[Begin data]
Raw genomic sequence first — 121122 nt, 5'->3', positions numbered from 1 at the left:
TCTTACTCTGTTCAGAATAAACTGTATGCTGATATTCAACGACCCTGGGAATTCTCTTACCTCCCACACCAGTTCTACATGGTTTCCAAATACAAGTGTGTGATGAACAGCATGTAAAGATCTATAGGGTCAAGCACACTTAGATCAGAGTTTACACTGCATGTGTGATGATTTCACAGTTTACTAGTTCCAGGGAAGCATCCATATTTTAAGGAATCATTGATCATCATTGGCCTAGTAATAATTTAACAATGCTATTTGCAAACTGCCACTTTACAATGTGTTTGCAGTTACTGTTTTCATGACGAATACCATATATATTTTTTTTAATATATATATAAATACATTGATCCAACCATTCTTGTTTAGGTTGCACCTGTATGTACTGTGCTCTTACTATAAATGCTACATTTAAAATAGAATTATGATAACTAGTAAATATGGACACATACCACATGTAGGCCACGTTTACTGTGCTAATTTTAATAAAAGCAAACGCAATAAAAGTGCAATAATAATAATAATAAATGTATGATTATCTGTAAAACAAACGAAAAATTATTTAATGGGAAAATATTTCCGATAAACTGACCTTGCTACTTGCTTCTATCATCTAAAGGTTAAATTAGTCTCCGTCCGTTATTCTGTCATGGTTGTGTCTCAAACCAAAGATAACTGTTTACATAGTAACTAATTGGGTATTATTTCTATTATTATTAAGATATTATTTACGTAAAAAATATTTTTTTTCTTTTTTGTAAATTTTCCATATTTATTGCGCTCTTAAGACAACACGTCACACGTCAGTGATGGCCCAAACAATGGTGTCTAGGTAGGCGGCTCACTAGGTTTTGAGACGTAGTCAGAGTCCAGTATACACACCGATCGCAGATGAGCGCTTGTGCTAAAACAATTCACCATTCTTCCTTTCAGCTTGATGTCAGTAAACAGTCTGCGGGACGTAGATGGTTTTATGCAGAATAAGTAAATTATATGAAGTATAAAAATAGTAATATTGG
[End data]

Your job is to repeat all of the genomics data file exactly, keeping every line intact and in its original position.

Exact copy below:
Raw genomic sequence first — 121122 nt, 5'->3', positions numbered from 1 at the left:
TCTTACTCTGTTCAGAATAAACTGTATGCTGATATTCAACGACCCTGGGAATTCTCTTACCTCCCACACCAGTTCTACATGGTTTCCAAATACAAGTGTGTGATGAACAGCATGTAAAGATCTATAGGGTCAAGCACACTTAGATCAGAGTTTACACTGCATGTGTGATGATTTCACAGTTTACTAGTTCCAGGGAAGCATCCATATTTTAAGGAATCATTGATCATCATTGGCCTAGTAATAATTTAACAATGCTATTTGCAAACTGCCACTTTACAATGTGTTTGCAGTTACTGTTTTCATGACGAATACCATATATATTTTTTTTAATATATATATAAATACATTGATCCAACCATTCTTGTTTAGGTTGCACCTGTATGTACTGTGCTCTTACTATAAATGCTACATTTAAAATAGAATTATGATAACTAGTAAATATGGACACATACCACATGTAGGCCACGTTTACTGTGCTAATTTTAATAAAAGCAAACGCAATAAAAGTGCAATAATAATAATAATAAATGTATGATTATCTGTAAAACAAACGAAAAATTATTTAATGGGAAAATATTTCCGATAAACTGACCTTGCTACTTGCTTCTATCATCTAAAGGTTAAATTAGTCTCCGTCCGTTATTCTGTCATGGTTGTGTCTCAAACCAAAGATAACTGTTTACATAGTAACTAATTGGGTATTATTTCTATTATTATTAAGATATTATTTACGTAAAAAATATTTTTTTTCTTTTTTGTAAATTTTCCATATTTATTGCGCTCTTAAGACAACACGTCACACGTCAGTGATGGCCCAAACAATGGTGTCTAGGTAGGCGGCTCACTAGGTTTTGAGACGTAGTCAGAGTCCAGTATACACACCGATCGCAGATGAGCGCTTGTGCTAAAACAATTCACCATTCTTCCTTTCAGCTTGATGTCAGTAAACAGTCTGCGGGACGTAGATGGTTTTATGCAGAATAAGTAAATTATATGAAGTATAAAAATAGTAATATTGG